Contact Us

Circle Traditional Council

  • Address:
    P.O. Box 89
    Circle, AK 99733
  • Phone: (907) 773-2822
  • Fax: (907) 773-2823

Health Clinic 

  • Physical Address:
    2 Old Airport Road
    Circle, AK 99733
  • Phone: (907) 773-7425

This health center is a Health Center Program grantee under 42 U.S.C. 254b, and a deemed Public Health Service employee under 42 U.S.C. 233(g)-(n).

Quick Facts

Current Population 113

(2012 Alaska Department of Labor Estimate)
Community’s Senate District T
Community’s House District 39
Community’s Judicial District 4

Latitude: 65.8256
Longitude: -144.0606


View jobs in Circle.


Circle is located on the south bank of the Yukon River at the edge of the Yukon Flats, 160 miles northeast of Fairbanks. It is at the eastern end of the Steese Highway.


Circle has a continental subarctic climate, characterized by seasonal extremes in temperature. Winters are long and harsh, and summers are warm and short. Summer temperatures range from 65 to 72 °F. Winter temperatures can range from -71 to 0 °F. Annual rainfall averages 6.5 inches, and annual snowfall averages 43.4 inches. The Yukon River is ice-free from mid-June through mid-October.


Circle (also known as Circle City) was established in 1893 as a supply point for goods shipped up the Yukon River and then overland to the gold mining camps. Early miners believed the town was located on the Arctic Circle, and named it Circle.

By 1896, before the Klondike gold rush, Circle was the largest mining town on the Yukon, with a population of 700. It boasted an Alaska Commercial Company store, eight or ten dance halls, an opera house, a library, a school, a hospital, and an Episcopal Church. It had its own newspaper, the Yukon Press, and a number of residential U.S. government officials, including a commissioner, marshal, customs inspector, tax collector, and postmaster.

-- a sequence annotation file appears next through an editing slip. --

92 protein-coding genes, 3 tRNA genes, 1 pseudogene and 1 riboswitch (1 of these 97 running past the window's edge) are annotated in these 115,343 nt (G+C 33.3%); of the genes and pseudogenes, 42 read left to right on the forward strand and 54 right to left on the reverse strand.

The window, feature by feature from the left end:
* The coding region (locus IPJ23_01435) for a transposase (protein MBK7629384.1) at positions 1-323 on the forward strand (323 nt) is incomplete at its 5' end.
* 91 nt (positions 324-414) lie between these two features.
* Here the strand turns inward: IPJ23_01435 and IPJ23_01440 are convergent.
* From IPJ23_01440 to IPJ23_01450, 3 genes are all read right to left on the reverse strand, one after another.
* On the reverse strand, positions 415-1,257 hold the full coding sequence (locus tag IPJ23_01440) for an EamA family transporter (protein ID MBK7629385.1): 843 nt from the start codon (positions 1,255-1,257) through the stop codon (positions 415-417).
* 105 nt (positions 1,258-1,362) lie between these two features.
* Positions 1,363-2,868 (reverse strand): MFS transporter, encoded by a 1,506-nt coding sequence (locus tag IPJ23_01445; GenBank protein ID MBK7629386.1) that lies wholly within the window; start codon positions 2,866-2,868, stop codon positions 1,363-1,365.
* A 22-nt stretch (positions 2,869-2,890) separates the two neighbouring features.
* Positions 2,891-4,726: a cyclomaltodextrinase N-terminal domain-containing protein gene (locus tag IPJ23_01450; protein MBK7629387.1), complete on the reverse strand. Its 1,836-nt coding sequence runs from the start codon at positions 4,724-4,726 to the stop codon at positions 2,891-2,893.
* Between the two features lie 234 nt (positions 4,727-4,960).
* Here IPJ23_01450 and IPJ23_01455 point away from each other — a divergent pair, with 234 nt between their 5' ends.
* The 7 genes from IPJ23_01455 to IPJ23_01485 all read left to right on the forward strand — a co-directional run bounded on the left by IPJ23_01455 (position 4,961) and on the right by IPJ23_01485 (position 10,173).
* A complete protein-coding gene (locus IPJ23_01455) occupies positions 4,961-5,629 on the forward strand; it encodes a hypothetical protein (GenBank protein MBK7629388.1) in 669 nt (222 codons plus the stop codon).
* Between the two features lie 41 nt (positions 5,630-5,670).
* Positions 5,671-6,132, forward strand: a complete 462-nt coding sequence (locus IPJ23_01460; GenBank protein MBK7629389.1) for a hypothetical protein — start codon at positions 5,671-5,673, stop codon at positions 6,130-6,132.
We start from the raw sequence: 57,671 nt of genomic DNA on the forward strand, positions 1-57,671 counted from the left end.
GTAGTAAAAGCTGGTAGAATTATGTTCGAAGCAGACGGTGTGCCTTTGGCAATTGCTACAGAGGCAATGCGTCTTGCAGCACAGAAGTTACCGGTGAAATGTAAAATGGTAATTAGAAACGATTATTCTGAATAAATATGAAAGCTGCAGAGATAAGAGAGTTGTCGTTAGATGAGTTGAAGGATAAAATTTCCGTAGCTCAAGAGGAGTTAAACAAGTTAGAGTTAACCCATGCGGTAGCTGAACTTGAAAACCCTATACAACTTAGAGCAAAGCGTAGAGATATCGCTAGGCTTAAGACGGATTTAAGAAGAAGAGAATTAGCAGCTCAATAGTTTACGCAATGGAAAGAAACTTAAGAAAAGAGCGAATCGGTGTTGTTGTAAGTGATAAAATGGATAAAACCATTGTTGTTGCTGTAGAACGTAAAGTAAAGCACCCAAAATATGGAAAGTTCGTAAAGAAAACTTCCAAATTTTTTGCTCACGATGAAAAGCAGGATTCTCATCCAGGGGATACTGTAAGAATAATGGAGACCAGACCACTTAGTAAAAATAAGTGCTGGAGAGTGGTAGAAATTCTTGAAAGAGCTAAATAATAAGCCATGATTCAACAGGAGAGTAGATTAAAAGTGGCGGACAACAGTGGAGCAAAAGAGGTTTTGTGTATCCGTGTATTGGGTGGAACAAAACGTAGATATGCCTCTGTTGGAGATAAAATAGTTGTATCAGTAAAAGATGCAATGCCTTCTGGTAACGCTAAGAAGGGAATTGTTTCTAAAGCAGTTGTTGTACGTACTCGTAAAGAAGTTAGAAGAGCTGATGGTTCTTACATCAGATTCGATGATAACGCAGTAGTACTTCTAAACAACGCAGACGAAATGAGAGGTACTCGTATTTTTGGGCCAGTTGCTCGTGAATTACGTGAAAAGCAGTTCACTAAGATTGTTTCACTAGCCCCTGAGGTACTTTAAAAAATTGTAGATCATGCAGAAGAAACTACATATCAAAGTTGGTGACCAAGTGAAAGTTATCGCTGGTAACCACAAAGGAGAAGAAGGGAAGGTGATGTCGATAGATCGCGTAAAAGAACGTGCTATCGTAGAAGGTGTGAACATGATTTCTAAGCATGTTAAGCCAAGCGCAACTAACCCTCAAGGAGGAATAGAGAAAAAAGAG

The town was virtually emptied after gold discoveries in the Klondike (1897) and Nome (1899). A few hearty miners stayed on in the Birch Creek area, and Circle became a small, stable community that supplied miners in the nearby Mastodon, Mammoth, Deadwood, and Circle Creeks. Mining activity continues to this day.


The population of Circle is predominantly Athabascan, but there are several non-Native families. The Circle Civic Community Association was formed in 1967. It cooperates with the traditional council in maintaining the sign area and public boat launch and in preserving historic sites.

More Contact Info

    • Circle Native Community
    • Danzhit Hanlaii Corporation
      • P.O. Box 71372
        Fairbanks, AK 99701
      • 907-455-8484

 Community profile data provided by the State of Alaska Department of Commerce, Community and Economic Development.